Marvel’s Agents of SHIELD – Season 4 Episode 1
Marvel’s Agents of SHIELD begins its fourth season and introduces audiences to the Marvel Cinematic Universe version of Ghost Rider.
There’s a slight twist on that introduction as it isn’t the Johnny Blaze version brought to life by Nicolas Cage in 2007 and later 2011. I hesitate to say that Johnny Blaze is the more familiar version as I’m not sure he’s a character who even comes close to being a household name but the fact that there were two films about the character makes him more familiar by default.
The version introduced in this show is the most recent version introduced in the comics in 2014. I’m not going to recount his bio -it is hyperlinked for your consideration- as it’s not important in terms of how this show handles this character. This episode goes down the route of assuming no prior knowledge and establishing him from the ground up.
When adapting characters this is the best way to go as you should always assume that your audience have no idea who they are plus tweaks usually need to be made to fit him into the alternate reality that the adaptation exists in. With Robbie Reyes (Gabriel Luna), Marvel’s Agents of SHIELD does exactly that and goes down the route of leaving the character a mystery.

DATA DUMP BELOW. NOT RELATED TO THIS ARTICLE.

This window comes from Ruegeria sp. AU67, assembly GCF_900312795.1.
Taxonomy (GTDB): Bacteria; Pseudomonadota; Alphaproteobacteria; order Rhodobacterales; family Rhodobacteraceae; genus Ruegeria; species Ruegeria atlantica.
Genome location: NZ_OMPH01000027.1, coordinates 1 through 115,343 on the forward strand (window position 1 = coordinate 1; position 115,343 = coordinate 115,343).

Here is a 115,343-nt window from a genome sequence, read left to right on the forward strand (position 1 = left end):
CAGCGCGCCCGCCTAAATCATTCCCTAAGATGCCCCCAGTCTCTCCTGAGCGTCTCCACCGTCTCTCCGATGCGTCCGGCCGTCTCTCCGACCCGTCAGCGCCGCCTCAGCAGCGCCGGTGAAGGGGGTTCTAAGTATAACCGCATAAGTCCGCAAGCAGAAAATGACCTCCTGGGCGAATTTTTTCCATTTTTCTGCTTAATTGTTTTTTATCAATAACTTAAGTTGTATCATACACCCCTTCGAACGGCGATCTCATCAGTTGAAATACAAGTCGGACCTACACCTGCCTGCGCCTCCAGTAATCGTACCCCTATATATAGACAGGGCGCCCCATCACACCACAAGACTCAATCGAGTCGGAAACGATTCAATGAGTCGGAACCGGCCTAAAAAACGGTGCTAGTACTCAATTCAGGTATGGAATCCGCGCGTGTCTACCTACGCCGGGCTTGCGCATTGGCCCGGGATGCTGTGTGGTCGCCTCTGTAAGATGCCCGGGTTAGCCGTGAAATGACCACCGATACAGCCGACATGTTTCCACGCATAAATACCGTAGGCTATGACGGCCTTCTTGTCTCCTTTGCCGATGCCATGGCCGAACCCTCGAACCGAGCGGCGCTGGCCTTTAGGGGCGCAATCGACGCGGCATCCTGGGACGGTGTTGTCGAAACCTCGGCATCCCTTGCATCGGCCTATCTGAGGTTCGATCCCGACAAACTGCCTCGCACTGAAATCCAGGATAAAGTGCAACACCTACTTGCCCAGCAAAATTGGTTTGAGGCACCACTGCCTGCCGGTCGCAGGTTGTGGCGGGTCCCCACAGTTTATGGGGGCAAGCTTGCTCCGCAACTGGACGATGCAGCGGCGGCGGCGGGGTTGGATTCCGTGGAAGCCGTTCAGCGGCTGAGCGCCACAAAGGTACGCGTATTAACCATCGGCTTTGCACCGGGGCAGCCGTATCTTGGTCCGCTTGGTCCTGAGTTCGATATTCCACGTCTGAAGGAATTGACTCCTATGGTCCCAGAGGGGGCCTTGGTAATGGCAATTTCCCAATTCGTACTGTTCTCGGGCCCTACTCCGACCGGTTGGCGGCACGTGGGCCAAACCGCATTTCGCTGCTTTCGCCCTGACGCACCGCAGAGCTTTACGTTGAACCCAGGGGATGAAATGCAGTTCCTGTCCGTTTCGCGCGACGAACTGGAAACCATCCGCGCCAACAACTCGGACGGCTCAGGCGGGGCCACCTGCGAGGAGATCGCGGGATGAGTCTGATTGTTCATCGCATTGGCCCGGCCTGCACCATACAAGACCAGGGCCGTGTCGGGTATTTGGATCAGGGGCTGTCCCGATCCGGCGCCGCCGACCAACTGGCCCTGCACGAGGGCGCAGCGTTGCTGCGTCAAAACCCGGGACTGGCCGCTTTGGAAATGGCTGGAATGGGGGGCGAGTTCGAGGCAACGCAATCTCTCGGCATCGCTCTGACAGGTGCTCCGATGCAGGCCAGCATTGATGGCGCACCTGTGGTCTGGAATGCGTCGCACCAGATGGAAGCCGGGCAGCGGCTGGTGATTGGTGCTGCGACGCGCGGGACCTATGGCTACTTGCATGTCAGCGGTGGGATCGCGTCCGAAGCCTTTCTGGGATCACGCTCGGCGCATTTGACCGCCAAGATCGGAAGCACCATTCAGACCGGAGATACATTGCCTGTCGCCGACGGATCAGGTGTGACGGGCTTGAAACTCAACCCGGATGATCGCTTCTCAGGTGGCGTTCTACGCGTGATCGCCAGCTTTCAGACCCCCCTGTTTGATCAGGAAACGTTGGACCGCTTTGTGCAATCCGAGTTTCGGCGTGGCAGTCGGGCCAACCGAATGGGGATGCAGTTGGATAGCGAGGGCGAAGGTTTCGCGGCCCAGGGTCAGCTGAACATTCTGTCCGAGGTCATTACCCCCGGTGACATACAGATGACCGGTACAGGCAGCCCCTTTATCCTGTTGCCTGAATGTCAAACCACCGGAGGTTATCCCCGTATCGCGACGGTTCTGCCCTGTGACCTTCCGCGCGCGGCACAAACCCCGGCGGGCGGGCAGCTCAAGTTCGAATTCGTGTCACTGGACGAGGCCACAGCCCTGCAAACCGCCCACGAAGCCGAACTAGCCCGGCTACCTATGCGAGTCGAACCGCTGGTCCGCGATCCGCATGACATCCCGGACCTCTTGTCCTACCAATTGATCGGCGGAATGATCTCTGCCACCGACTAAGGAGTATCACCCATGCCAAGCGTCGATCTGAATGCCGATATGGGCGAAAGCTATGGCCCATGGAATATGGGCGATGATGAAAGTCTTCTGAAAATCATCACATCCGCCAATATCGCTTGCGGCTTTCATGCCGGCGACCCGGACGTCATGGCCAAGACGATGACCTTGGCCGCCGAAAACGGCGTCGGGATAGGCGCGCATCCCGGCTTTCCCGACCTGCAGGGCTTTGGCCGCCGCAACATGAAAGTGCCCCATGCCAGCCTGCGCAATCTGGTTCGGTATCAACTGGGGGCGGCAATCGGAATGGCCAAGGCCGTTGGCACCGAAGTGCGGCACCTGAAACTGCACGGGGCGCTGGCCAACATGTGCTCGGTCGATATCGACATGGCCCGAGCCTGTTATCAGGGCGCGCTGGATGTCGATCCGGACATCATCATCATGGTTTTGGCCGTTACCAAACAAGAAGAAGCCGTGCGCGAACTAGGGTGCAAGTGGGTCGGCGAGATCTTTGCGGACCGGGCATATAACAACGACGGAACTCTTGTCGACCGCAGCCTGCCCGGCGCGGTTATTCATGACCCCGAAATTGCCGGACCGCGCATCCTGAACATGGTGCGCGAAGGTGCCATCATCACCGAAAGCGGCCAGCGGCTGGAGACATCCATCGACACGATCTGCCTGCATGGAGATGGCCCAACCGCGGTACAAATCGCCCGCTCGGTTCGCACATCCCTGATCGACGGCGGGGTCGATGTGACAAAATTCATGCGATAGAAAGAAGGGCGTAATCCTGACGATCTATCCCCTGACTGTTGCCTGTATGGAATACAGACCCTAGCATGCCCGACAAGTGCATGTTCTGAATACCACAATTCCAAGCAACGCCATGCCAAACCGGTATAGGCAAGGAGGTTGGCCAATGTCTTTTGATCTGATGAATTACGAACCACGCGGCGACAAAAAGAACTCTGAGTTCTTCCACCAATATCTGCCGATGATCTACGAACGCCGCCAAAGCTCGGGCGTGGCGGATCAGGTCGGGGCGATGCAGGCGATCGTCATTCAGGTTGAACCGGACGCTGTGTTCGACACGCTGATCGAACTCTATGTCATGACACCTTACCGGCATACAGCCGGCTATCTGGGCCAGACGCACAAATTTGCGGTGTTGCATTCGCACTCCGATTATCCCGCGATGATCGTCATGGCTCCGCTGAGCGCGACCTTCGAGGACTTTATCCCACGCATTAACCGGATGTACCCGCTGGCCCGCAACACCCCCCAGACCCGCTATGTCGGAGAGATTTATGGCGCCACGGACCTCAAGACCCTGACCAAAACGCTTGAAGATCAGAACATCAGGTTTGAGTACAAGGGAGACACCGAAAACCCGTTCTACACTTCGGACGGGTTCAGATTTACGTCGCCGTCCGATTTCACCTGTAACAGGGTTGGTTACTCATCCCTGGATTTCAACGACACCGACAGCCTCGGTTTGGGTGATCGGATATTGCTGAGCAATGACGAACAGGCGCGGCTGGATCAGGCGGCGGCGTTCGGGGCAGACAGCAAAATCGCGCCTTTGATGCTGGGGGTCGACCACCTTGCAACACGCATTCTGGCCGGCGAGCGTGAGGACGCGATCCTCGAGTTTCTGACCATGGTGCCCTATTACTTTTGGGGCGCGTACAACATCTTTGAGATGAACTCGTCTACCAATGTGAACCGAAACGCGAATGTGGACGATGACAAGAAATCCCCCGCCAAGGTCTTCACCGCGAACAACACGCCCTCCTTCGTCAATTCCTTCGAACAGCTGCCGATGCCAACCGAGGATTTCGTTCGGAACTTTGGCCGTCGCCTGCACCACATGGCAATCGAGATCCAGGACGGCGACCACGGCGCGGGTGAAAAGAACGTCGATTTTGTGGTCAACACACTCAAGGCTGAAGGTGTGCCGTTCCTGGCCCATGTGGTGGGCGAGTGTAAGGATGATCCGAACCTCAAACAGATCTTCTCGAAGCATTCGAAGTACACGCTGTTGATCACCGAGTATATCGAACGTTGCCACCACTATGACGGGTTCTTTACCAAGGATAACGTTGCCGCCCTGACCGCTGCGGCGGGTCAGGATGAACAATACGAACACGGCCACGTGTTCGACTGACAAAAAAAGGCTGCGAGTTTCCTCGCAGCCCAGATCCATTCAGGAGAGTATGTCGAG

One thing that is strongly hinted at is the supernatural aspect of the character. Up until now super powered beings have been based in science one way or another so it’s something that the characters can understand with enough testing. When it comes to the supernatural things aren’t necessarily so easy. I look forward to seeing how Simmons handles being faced with magic and struggling to understand it.
Robbie aka Ghost Rider’s introduction works really well. His first appearance is right at the beginning of the episode when he is seen brutalising a group of criminals in a really chaotic action sequence that establishes the car and gives a brief glimpse of the flaming head. It’s not quite found footage but it has that vibe and it fully prepares us for meeting a character that we aren’t going to fully understand right away.
As the episode progresses we see a little more of him and get a flavour of his motivations. It’s clear that he only goes after people who “deserve” to be punished in some way. Robbie mentions the reasons for going after certain people but also comments that he isn’t in control of it. In the comics being Ghost Rider meant that you were cursed and not in full control of your actions so Robbie is merely a vessel for the spirit of vengeance that dispenses brutal justice on those that do bad things. It isn’t fleshed out at all but it isn’t supposed to be at this stage. Enough of a tease is given to create questions that will be answered later.
Gabriel Luna does a good job in the role so far despite not having much in the way of screen time. So far he strikes a good balance between being intimidating and projecting the tragedy that comes with being cursed. He’s clearly not a bad guy and is in over his head in a lot of ways but he’s also strong enough to have found some way to live with it. This tragic aspect extends to his disabled brother –though the episode doesn’t tell you that- who he is clearly very close to and feels responsible for. There’s a lot to play with in future episodes and so far the character is compelling enough to make me want to see more.